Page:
Some cancers can be treated without surgery but many patients will need an operation under either a general or local anaesthetic.
Surgery enables your doctors to remove the tumour, tissue around it which may also contain cancer cells and sometimes also lymph nodes which can be instrumental in spreading cancer around the body. Any tissue removed will be sent for examination under a microscope and will then give valuable information about your cancer which will enable your doctors to plan future treatment.
You will get a chance to discuss your operation and the alternative options available with your doctors in advance. They will explain why they believe it is necessary and what they hope to achieve, and how you are likely to feel afterwards.
What will happen on the day of the cancer surgery?
You may be admitted to hospital the day before your planned operation. This can allow staff to monitor you and also carry out any tests needed before the operation.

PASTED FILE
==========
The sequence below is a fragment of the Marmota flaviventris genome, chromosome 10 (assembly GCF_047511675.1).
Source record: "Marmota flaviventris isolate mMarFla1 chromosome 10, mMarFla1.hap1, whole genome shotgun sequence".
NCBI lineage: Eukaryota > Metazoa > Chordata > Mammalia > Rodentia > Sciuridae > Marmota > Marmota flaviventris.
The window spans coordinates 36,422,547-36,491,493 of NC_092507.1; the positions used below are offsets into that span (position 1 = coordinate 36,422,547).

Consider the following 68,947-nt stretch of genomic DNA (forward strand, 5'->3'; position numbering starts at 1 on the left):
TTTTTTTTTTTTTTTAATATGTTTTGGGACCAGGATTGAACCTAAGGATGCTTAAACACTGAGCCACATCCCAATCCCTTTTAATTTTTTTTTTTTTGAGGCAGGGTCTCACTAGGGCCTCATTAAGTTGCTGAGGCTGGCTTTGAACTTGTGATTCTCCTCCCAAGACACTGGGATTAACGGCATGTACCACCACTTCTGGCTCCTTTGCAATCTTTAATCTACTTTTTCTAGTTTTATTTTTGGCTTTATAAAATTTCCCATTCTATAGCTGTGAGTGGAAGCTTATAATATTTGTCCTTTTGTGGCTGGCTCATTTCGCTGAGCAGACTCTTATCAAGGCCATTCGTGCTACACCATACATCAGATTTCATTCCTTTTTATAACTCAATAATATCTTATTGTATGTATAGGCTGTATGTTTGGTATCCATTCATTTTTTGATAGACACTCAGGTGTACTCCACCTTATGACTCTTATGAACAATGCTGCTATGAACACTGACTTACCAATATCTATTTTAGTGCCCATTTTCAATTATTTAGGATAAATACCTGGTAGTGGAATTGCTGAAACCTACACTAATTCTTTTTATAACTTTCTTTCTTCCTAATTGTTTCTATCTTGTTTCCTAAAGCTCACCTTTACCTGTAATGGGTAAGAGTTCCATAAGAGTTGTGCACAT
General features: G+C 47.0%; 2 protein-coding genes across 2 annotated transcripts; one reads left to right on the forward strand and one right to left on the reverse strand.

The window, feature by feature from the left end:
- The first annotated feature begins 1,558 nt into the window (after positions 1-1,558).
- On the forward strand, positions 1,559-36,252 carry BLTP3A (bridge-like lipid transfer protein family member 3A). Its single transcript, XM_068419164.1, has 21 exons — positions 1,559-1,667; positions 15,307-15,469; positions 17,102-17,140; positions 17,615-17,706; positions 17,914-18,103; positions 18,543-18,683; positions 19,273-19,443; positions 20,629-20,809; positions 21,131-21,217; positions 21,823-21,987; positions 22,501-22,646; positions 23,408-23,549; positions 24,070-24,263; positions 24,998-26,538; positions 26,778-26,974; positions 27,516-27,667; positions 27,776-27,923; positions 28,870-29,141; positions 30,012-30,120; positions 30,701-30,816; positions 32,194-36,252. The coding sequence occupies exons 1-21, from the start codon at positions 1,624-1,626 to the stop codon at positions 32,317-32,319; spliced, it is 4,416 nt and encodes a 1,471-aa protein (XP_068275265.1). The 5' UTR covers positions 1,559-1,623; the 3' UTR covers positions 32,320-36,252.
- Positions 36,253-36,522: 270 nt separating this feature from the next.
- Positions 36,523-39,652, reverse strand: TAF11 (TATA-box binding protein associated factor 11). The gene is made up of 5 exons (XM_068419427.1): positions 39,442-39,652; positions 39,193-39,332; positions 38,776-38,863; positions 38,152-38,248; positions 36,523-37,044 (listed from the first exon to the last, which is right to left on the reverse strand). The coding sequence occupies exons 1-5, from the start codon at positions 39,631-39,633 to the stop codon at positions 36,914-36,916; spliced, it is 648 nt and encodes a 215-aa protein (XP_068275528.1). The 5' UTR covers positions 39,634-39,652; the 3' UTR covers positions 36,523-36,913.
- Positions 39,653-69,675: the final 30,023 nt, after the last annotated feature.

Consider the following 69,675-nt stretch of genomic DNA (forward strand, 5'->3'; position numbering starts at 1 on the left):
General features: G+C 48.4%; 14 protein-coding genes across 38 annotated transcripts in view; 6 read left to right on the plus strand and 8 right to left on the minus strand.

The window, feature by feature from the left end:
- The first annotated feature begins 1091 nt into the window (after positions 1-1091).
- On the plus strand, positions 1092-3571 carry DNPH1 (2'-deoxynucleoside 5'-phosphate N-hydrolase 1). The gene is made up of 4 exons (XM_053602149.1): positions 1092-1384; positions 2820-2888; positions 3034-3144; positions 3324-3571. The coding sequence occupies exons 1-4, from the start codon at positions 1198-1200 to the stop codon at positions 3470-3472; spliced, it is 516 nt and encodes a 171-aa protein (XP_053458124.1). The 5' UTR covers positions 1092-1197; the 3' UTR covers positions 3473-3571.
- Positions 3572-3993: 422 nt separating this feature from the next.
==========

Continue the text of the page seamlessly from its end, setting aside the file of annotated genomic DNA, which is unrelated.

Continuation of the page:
On the day of the operation you may not be able to eat or drink. You will have the chance to meet your surgeon and anaesthetist before the operation and ask any last-minute questions.
Depending on the operation and how it goes, you may need intensive monitoring afterwards. As you recover, this will be reduced. You may experience some pain but staff should be able to help you with this and any other side-effects. You will be given advice about moving and when to get up after the operation; generally, you are encouraged to become mobile as soon as possible.
Even with a general anaesthetic you should be able to go home within a few days if you feel well enough.